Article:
These were the biggies of the Gothic Romance era but other authors weren’t just resting on their butts. The market was flooded with Gothic Romances for the brief period that it was popular. Some of them can be found in the book The Northanger Horrid Novels which includes the ‘horrid’ mysteries mentioned in Northanger Abbey. For a long time these books were thought to have been made up but since the advent of e-books and The Guttenberg Project many older books that were thought to be lost have now been ‘rediscovered’. You can find all of the Romances mentioned in Northanger Abbey in this book: The Complete Northanger Horrid Novel Collection put together by M. Mataev.

The Gothic genre has never really died out but it has been expanded to include a wider variety of novels and themes. Since today is Goth Day I suggest you get out your black eyeliner, nail polish and spiky dog collar (if you don’t have one you can borrow mine) and curl up with a few old-school horror tales. You’ll probably laugh over the fact that these were the horror novels of their day. Don’t laugh too hard though, you might smear your makeup.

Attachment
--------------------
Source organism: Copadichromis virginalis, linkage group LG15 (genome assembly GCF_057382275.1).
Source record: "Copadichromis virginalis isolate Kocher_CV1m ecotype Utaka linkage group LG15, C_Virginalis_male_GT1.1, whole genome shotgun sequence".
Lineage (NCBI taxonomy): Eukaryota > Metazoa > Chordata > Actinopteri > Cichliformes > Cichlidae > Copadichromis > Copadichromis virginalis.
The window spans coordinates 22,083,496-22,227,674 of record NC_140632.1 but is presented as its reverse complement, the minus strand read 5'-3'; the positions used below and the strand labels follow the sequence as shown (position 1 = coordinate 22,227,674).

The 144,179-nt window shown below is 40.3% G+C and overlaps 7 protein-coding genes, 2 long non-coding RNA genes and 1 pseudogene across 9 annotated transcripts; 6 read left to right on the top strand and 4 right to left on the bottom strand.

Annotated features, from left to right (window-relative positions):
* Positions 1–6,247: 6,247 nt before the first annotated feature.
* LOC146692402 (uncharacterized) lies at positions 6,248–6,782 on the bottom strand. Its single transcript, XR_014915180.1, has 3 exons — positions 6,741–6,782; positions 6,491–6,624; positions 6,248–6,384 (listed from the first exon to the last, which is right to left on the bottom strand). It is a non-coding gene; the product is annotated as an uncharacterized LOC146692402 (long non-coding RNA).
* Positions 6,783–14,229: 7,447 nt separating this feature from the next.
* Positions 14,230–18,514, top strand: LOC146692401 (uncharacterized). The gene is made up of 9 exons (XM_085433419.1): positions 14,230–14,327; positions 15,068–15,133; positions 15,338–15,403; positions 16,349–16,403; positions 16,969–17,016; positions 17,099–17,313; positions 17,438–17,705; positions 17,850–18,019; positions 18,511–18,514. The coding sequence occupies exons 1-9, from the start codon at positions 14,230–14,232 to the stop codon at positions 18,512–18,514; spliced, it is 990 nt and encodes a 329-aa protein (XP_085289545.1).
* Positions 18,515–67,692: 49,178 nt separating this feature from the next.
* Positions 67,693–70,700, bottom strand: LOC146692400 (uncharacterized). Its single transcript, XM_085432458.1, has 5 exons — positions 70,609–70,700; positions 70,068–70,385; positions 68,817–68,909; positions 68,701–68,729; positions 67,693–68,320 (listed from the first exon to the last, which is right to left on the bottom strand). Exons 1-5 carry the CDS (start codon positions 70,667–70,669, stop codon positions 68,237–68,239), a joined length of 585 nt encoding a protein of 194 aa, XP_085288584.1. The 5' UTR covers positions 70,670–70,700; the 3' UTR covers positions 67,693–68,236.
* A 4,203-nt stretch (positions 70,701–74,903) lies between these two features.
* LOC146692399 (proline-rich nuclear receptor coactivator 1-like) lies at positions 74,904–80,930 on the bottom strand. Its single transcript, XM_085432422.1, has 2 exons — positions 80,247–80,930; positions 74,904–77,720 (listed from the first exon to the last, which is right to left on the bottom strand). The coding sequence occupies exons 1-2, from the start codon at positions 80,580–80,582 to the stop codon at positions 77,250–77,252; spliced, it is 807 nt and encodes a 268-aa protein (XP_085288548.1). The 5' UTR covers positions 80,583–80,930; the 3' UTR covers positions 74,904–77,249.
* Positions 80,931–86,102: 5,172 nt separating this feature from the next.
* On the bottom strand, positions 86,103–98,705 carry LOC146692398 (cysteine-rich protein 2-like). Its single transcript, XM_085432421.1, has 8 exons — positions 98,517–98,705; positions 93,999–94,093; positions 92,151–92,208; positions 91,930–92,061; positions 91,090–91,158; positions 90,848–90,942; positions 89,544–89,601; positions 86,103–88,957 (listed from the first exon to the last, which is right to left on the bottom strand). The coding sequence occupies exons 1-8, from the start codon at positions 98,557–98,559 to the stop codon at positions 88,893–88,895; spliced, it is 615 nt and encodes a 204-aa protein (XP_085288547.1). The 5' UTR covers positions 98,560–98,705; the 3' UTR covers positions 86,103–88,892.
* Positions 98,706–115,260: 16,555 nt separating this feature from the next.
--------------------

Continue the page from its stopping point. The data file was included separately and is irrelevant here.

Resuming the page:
If you’re interested in reading more about the Gothic Romance and Horror through the years these four books are a great place to start. They’re highly recommended (Stephen King’s kind of skims over some of the early horrors, including Weird Tales, though): The Supernatural in Modern English Fiction by Dorothy Scarborough, Supernatural Horror in Literature by H.P. Lovecraft, The Tale of Terror: A Study of the Gothic Romance by Edith Birkhead, and Danse Macabre by Stephen King.

All covers link to Goodreads

2 thoughts on “The Horror Begins – Horror’s Roots

    1. The Dorothy Scarborough and Edith Birkhead ones can be a bit dry but The Lovecraft and King books are written in a much more relaxed style. I will warn you though, the King and Lovecraft ones (particularly the Lovecraft book) have very detailed descriptions of the books so, spoilers ahoy!

      I’m very glad you liked reading it. Thank you!